My old mum died at three o’clock on Sunday morning.
I had dozed off. I heard the nurse come in to the room and turn on the light; it seemed she had sneaked off when I wasn’t looking.
She was 92, God bless her, so I’m not going to write about tragedy. I don’t even want to write about Death. I want to write about Life.
Life is a prankster and we are the butt of its every joke.
My old dad, for instance. A really good bloke. He had only two faults, by general consensus; one, he always deferred to my Mum, all his life, often to his own detriment.
The second thing; he never spoke up. He was always the quiet one in the corner, smiling and amiable but saying nothing.
No one ever got to know him.
So what did Life do right at the end? Following a small stroke he lost his ability to swallow. This meant a tracheostomy and for the last four months of his life he couldn’t talk at all when he needed to the most.
But Life also, mercifully, gave him two choices; to die – or to keep hanging on, for my mum’s sake, and spend the little time remaining in a wheelchair being fed through a tube. To our astonishment he chose at the last to look after his own wishes first and checked out.
Lesson learned? Or am I reading too much into it?
You decide: if you were to imagine the lessons that Life might perhaps have wanted my old Mum to learn, one was this – to let bygones be bygones. One of her favorite sayings: ‘I can forgive but I can’t forget.’ She had the habit, as some of us do, of holding grudges. But in the end she did forget – she had no choice. Alzheimer’s.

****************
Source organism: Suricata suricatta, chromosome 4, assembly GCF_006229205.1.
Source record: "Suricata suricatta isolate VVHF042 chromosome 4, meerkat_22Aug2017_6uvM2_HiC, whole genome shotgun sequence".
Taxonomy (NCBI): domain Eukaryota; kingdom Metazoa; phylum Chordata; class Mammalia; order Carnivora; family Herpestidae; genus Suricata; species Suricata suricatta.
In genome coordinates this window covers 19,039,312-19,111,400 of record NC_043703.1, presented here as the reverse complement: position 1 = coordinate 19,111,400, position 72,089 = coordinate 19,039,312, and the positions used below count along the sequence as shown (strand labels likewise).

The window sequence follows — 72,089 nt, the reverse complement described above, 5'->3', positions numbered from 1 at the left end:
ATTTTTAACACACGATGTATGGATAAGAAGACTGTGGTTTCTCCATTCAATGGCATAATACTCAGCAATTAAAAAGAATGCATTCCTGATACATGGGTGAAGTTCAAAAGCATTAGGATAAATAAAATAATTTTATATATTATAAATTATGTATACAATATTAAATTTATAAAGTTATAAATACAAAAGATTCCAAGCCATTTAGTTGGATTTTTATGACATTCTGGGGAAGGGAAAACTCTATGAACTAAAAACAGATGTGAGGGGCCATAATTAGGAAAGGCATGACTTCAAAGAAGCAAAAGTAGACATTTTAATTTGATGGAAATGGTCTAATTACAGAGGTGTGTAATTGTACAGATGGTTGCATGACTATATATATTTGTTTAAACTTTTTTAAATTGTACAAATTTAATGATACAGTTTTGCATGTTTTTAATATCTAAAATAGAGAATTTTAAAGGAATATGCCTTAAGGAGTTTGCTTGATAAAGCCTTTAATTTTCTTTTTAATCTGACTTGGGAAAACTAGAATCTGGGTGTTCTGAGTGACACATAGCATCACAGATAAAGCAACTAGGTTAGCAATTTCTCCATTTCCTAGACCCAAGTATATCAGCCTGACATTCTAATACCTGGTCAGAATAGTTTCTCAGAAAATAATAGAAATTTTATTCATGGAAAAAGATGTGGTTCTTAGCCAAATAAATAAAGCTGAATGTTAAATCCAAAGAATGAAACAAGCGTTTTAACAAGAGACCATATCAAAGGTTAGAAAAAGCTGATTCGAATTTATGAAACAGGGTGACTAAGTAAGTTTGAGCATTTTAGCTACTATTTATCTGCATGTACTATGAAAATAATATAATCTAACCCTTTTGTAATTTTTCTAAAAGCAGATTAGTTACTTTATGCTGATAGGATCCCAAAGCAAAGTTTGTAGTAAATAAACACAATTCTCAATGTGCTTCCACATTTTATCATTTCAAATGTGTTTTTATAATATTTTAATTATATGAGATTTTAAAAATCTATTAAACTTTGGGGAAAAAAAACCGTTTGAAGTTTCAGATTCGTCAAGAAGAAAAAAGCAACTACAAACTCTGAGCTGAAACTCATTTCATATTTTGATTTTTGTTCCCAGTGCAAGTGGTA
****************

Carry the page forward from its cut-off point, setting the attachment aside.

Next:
Another irony: for 55 years Mum and Dad kept themselves to themselves and rarely socialized with anyone outside the family. But after Dad died, Mum was forced to get out and meet new people. In the six years since he died she made more friends than in the previous 86. I lost count of the number of people who have come up to me in the last 24 hours and said: ‘I’ll so miss your dear Mum. What a character!’
And she was a character. Funny, lively, colorful – a strong personality. But it took my Dad’s death to bring that part of her out into the world.
If there was one last thing Life may have wanted to show her, it was this: that people are beautiful, no matter the color of their skin or their racial background. She struggled with this concept in her lifetime. That whole generation did.
But at the last, as she was dying, the beautiful nurses who took care of her, who stroked her face, who kissed her forehead, who washed her and turned her while she was in a coma – they were from all races and all continents. Yet they all treated her like she was their own mother. They didn’t care that she was … well, different to them.
At the end, it was as if Life was saying; look, you didn’t pass all your subjects, so I’ll give you a crash course now in the ones you missed so you can catch up.
My Mum and Dad were good people, no question. But they had lessons to learn from Life as we all do. As I consider those life lessons still in front of me, I do hope I can learn a few more before I finally come to meet the Joker and the Thief.
But Life is not just a prankster; he is also an artist of exquisite vision. It can be an ugly world, sure; but even in death, there is beauty. The nurses who cared for my mother in her final days reflected to me people’s endless capacity for selfless love.
It seems to me that it is in this, and only in this, that we at last find life’s true meaning and resonance.
RIP Doris Bowles. 2 May, 1920 – 12 August, 2012. With great love, and God speed.
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